Straightness - The horse’s hind feet tract through to the footfalls of the front feet (i.e. the left hind tracks through to the left front, and same for the right side). Sounds straight forward, right?!! If your horse is supple, then he has a good chance of being straight. The same goes for us as riders - if you are physically supple, you will be able to sit straight! Again, as a judge I have seen some interesting riding positions, with rider’s sitting off to one side which of course has the horse trying to balance underneath them, with the result of the horse ending up on 3 or 4 tracks! Suppleness = straightness = a sound & efficiently-moving horse.
Collection - Can you ride an effective half halt? This is the path to collection. As a result of correct rhythm, excellent suppleness, acceptance of contact, a good impulsion, remaining straight, then the horse can gradually become more “closed” and move in balance/self-carriage. Through the horse’s acceptance of effective half halts, there will be a progressive lowering of the hind end, a freeing of the front legs & lightening of the front end. The co-ordination of your aids from a correct position will enable you to ride half halts with excellent feeling and responsiveness. Remember that everything is a progressive development!
This bears mentioning again: it is UP TO OURSELVES to be disciplined riders! Ride consciously. Break it down step by step and allow yourself (and your horse) time to make the corrections for a more harmonious partnership.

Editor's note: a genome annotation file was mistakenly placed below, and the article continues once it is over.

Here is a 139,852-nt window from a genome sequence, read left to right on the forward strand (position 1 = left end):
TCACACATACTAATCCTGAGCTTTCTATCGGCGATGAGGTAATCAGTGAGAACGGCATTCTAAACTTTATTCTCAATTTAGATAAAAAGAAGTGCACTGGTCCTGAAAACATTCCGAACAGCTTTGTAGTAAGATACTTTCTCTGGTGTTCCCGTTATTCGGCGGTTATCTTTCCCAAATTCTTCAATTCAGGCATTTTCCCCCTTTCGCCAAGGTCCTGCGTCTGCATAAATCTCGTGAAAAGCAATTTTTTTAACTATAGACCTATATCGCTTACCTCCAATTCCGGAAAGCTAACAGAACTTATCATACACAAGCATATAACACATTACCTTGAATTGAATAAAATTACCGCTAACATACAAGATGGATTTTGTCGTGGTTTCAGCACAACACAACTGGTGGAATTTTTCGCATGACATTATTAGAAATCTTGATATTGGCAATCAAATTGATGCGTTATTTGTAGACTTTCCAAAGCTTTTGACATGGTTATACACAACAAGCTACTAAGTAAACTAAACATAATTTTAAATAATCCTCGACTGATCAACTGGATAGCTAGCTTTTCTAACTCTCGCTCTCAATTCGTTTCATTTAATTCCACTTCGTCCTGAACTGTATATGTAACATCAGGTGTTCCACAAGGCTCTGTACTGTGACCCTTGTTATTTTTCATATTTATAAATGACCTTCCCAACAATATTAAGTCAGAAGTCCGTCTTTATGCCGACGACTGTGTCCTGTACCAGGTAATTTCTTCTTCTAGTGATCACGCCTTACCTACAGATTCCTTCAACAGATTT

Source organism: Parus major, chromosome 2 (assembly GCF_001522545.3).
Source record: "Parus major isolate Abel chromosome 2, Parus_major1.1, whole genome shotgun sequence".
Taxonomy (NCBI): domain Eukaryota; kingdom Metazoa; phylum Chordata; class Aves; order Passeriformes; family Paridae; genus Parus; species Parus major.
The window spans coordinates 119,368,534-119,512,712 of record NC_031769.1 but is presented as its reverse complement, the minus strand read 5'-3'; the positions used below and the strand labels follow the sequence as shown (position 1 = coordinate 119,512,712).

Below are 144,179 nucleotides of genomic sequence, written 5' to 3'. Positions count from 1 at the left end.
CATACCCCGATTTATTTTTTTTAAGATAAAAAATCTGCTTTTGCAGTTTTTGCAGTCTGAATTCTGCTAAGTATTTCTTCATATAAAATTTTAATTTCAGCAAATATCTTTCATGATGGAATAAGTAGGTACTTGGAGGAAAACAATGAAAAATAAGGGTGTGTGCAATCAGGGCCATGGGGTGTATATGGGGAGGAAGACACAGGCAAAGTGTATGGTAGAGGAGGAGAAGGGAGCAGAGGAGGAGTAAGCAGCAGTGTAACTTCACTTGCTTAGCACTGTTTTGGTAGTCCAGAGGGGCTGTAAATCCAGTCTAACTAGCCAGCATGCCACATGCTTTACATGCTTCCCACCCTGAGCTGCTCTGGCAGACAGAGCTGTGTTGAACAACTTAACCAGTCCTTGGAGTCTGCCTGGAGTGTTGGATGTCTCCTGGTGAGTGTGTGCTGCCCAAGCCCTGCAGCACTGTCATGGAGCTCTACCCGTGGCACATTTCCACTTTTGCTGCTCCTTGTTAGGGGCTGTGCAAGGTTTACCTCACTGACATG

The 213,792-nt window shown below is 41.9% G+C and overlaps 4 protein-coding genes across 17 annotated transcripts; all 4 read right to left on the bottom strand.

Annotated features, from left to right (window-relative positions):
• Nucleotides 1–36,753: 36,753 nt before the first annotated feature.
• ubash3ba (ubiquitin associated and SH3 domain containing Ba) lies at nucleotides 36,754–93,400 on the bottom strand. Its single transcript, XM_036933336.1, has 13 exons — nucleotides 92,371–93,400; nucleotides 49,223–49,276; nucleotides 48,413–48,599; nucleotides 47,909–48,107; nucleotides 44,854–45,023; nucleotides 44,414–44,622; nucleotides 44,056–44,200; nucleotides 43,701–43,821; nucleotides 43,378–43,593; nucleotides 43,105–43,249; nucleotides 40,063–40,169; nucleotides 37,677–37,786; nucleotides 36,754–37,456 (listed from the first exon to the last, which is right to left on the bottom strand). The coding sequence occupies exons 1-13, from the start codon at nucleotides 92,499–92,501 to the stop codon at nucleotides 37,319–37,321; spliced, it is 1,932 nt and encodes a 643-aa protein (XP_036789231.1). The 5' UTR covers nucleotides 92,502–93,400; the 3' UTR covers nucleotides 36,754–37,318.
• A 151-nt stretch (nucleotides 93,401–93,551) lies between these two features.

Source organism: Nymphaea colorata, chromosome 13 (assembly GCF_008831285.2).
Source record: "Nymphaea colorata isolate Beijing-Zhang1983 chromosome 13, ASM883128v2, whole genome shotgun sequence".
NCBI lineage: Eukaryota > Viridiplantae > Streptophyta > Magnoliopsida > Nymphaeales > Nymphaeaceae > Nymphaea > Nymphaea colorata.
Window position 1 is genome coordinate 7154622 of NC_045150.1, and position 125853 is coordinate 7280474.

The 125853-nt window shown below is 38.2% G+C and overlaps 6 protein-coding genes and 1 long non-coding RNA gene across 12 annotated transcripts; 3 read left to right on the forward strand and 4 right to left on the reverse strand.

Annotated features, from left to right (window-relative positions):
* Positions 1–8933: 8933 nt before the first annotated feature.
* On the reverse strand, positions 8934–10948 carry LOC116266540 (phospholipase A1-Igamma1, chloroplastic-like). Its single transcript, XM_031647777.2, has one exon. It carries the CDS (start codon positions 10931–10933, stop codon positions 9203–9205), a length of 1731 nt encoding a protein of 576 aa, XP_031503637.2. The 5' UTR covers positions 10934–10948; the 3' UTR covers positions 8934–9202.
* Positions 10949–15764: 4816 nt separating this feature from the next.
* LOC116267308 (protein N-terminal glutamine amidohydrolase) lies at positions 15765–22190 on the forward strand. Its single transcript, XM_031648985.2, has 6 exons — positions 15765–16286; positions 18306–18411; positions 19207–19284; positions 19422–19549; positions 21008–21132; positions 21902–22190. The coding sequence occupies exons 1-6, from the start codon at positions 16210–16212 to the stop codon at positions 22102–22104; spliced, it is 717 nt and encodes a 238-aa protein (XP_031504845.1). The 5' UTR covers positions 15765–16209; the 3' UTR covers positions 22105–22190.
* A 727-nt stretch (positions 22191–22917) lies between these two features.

By the by, it’s interesting to note how The Training Scale relates not only to Dressage, but to all other equestrian sports. Think about showjumping, carriage driving & vaulting for instance. These disciplines also require Rhythm, Suppleness, Contact, Impulsion, Straightness & Collection as the benchmarks of harmonious education and development of the horse.
Trish Braithwaite is a qualified EA/NCAS Level 1 coach, assisting riders of all ages & abilities and their horses in dressage, showjumping & crosscountry training. Trish coaches full time in & around Brisbane, Australia. She can come to you at your place or to another suitable venue, anywhere. Contact Trish at firstname.lastname@example.org or 0427 134 033.